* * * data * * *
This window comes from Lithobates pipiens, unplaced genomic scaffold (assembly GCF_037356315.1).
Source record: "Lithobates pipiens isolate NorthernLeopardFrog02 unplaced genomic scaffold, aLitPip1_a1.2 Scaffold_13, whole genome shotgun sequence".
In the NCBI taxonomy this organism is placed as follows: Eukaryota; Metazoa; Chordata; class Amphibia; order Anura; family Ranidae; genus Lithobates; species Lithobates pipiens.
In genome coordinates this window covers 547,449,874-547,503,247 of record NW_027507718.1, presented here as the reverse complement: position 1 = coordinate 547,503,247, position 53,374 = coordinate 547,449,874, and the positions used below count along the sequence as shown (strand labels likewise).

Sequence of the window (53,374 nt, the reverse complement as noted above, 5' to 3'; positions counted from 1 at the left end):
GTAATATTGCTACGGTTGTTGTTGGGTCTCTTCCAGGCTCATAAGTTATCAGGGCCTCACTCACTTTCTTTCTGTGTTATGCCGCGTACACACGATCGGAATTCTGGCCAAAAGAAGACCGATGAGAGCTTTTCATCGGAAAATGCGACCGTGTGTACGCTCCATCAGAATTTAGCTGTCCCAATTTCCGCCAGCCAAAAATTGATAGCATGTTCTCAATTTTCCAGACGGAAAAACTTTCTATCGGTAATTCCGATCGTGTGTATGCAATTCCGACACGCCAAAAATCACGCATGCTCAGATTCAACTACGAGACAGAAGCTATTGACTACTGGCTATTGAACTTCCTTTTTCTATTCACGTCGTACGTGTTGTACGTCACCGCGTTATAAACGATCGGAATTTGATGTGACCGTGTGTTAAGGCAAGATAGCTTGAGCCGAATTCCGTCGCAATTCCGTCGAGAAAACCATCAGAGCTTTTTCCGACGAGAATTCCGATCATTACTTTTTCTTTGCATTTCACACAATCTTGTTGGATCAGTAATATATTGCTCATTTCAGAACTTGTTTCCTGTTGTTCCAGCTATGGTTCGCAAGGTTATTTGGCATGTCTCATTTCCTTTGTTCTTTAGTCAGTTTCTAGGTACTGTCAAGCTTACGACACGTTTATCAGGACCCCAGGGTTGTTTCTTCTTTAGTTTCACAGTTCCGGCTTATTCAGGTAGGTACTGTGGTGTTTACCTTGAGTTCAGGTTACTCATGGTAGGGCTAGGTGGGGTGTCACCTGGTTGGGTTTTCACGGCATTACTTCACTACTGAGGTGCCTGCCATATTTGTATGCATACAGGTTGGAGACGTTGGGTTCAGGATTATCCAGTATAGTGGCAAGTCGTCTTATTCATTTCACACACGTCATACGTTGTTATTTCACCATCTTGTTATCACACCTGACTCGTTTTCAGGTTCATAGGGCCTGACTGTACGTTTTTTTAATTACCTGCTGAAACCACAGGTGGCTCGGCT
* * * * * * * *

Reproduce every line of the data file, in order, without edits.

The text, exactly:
This window comes from Lithobates pipiens, unplaced genomic scaffold (assembly GCF_037356315.1).
Source record: "Lithobates pipiens isolate NorthernLeopardFrog02 unplaced genomic scaffold, aLitPip1_a1.2 Scaffold_13, whole genome shotgun sequence".
In the NCBI taxonomy this organism is placed as follows: Eukaryota; Metazoa; Chordata; class Amphibia; order Anura; family Ranidae; genus Lithobates; species Lithobates pipiens.
In genome coordinates this window covers 547,449,874-547,503,247 of record NW_027507718.1, presented here as the reverse complement: position 1 = coordinate 547,503,247, position 53,374 = coordinate 547,449,874, and the positions used below count along the sequence as shown (strand labels likewise).

Sequence of the window (53,374 nt, the reverse complement as noted above, 5' to 3'; positions counted from 1 at the left end):
GTAATATTGCTACGGTTGTTGTTGGGTCTCTTCCAGGCTCATAAGTTATCAGGGCCTCACTCACTTTCTTTCTGTGTTATGCCGCGTACACACGATCGGAATTCTGGCCAAAAGAAGACCGATGAGAGCTTTTCATCGGAAAATGCGACCGTGTGTACGCTCCATCAGAATTTAGCTGTCCCAATTTCCGCCAGCCAAAAATTGATAGCATGTTCTCAATTTTCCAGACGGAAAAACTTTCTATCGGTAATTCCGATCGTGTGTATGCAATTCCGACACGCCAAAAATCACGCATGCTCAGATTCAACTACGAGACAGAAGCTATTGACTACTGGCTATTGAACTTCCTTTTTCTATTCACGTCGTACGTGTTGTACGTCACCGCGTTATAAACGATCGGAATTTGATGTGACCGTGTGTTAAGGCAAGATAGCTTGAGCCGAATTCCGTCGCAATTCCGTCGAGAAAACCATCAGAGCTTTTTCCGACGAGAATTCCGATCATTACTTTTTCTTTGCATTTCACACAATCTTGTTGGATCAGTAATATATTGCTCATTTCAGAACTTGTTTCCTGTTGTTCCAGCTATGGTTCGCAAGGTTATTTGGCATGTCTCATTTCCTTTGTTCTTTAGTCAGTTTCTAGGTACTGTCAAGCTTACGACACGTTTATCAGGACCCCAGGGTTGTTTCTTCTTTAGTTTCACAGTTCCGGCTTATTCAGGTAGGTACTGTGGTGTTTACCTTGAGTTCAGGTTACTCATGGTAGGGCTAGGTGGGGTGTCACCTGGTTGGGTTTTCACGGCATTACTTCACTACTGAGGTGCCTGCCATATTTGTATGCATACAGGTTGGAGACGTTGGGTTCAGGATTATCCAGTATAGTGGCAAGTCGTCTTATTCATTTCACACACGTCATACGTTGTTATTTCACCATCTTGTTATCACACCTGACTCGTTTTCAGGTTCATAGGGCCTGACTGTACGTTTTTTTAATTACCTGCTGAAACCACAGGTGGCTCGGCT